Praha Hlavani Nadrazi by Night

Last week, I made these photos at Prague’s Main Station using my Lumix LX7.

To make this view, I used one of the station shed supports to position my Lumix LX7 and hold it steady during the length of the exposure.
To make this view, I used one of the station shed supports to position my Lumix LX7 and hold it steady during the length of the exposure.
Among the station's architectural attractions are its arched entryway and domed waiting room. Since my visit in 2000 this dome has been restored to its former glory. Lumix LX7 view looking up.
Among the station’s architectural attractions are its arched entryway and domed waiting room. Since my visit in 2000 this dome has been restored to its former glory. Lumix LX7 view looking up.
A CD passenger train waits under the twin span arched train shed. This angle was made by placing the Lumix on the station platform to hold the camera steady during the relatively long exposure. To minimize camera shake I used the self timer (set to 2 seconds).
A CD passenger train waits under the twin span arched train shed. This angle was made by placing the Lumix on the station platform to hold the camera steady during the relatively long exposure. To minimize camera shake I used the self timer (set to 2 seconds).
A double-deck suburban electric multiple unit decorated to commemorate an anniversary of Czech Railways basks in the evening glow at the south end of Prague's Main Station. Lumix LX7 photo.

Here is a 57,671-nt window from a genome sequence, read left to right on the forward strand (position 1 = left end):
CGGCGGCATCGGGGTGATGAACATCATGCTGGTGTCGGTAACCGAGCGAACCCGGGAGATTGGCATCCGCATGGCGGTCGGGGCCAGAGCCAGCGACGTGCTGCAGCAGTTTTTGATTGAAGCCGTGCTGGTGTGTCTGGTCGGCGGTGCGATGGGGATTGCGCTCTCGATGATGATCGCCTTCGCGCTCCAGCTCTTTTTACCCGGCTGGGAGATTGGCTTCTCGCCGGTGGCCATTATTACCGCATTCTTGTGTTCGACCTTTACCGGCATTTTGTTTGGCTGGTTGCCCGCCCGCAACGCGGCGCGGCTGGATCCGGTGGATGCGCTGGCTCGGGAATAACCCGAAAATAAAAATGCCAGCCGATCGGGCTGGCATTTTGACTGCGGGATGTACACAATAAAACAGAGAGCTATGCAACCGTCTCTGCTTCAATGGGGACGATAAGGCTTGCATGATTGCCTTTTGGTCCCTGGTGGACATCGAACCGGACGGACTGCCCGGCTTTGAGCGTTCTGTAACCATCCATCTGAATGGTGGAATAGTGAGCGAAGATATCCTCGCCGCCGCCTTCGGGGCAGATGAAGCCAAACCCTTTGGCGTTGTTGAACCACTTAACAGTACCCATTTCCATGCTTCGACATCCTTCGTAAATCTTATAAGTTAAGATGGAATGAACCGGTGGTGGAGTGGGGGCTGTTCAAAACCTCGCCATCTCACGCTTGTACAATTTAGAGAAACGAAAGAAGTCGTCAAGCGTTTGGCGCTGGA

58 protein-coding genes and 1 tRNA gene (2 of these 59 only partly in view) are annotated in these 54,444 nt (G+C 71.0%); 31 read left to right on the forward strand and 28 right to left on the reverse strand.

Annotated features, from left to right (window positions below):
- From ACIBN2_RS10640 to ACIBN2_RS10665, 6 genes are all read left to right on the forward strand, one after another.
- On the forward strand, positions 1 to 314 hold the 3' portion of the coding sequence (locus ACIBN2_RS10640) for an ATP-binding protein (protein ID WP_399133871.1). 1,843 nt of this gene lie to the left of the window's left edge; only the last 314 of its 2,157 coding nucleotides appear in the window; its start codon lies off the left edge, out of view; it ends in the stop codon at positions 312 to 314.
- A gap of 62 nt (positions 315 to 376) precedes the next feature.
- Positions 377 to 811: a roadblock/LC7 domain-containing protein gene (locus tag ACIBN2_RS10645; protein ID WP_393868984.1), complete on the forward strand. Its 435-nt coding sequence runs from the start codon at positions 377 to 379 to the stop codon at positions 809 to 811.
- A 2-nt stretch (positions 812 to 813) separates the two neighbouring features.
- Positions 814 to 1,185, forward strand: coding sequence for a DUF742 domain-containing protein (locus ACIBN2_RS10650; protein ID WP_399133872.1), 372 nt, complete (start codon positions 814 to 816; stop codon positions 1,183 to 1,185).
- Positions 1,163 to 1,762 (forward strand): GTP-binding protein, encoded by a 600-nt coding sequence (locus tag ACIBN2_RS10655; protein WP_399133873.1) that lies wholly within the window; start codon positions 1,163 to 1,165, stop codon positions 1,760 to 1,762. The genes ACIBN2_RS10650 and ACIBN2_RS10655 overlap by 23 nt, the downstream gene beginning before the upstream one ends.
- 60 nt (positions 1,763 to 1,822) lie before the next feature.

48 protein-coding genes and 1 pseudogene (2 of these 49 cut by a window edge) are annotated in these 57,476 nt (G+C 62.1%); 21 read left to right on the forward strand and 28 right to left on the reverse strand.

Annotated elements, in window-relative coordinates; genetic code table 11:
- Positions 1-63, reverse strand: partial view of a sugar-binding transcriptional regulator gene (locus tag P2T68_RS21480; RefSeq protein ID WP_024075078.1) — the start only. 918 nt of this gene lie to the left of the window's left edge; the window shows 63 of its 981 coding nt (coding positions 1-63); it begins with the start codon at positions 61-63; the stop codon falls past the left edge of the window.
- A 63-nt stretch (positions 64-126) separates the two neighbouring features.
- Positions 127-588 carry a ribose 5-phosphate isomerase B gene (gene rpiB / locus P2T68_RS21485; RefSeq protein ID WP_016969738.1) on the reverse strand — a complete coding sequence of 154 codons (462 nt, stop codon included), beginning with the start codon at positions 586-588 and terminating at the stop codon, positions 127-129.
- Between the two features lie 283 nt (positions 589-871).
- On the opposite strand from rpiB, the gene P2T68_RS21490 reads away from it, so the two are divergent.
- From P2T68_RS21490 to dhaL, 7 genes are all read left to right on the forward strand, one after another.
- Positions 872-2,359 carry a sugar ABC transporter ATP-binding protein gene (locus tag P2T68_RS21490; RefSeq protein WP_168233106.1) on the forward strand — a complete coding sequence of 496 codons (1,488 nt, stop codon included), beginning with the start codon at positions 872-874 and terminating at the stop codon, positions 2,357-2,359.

A double-deck suburban electric multiple unit decorated to commemorate an anniversary of Czech Railways basks in the evening glow at the south end of Prague’s Main Station. Lumix LX7 photo.

I featured : Praha Hlavani Nadrazi (Prague Main Station) in my recent book Depots, Stations & Terminals published by Voyageur Press.

See: https://www.quartoknows.com/books/9780760348901/Railway-Depots-Stations-Terminals.html

Here’s and excerpt of my text:

In 1919, Prague main station was renamed Wilsonova Nádrazi in honor of American president Woodrow Wilson. The name was dropped after German annexation and occupation during World War II, and appears to have been forgotten during the postwar period of Soviet influence that prevailed until the Czech Velvet Revolution in November 1989. The name change was the least of the station’s problems. During this dark period of Czech history, the station was allowed to deteriorate and by the mid-1990s was a dismal shadow of its former glory.

Tracking the Light Aims to Post Daily.

 

3 thoughts on “Praha Hlavani Nadrazi by Night”

  1. Hmm… with a minor change, this story sounds familiar, and could describe any number of U.S. stations: “During this dark period of [American] history, the station was allowed to deteriorate and by the mid-1990s was a dismal shadow of its former glory.”

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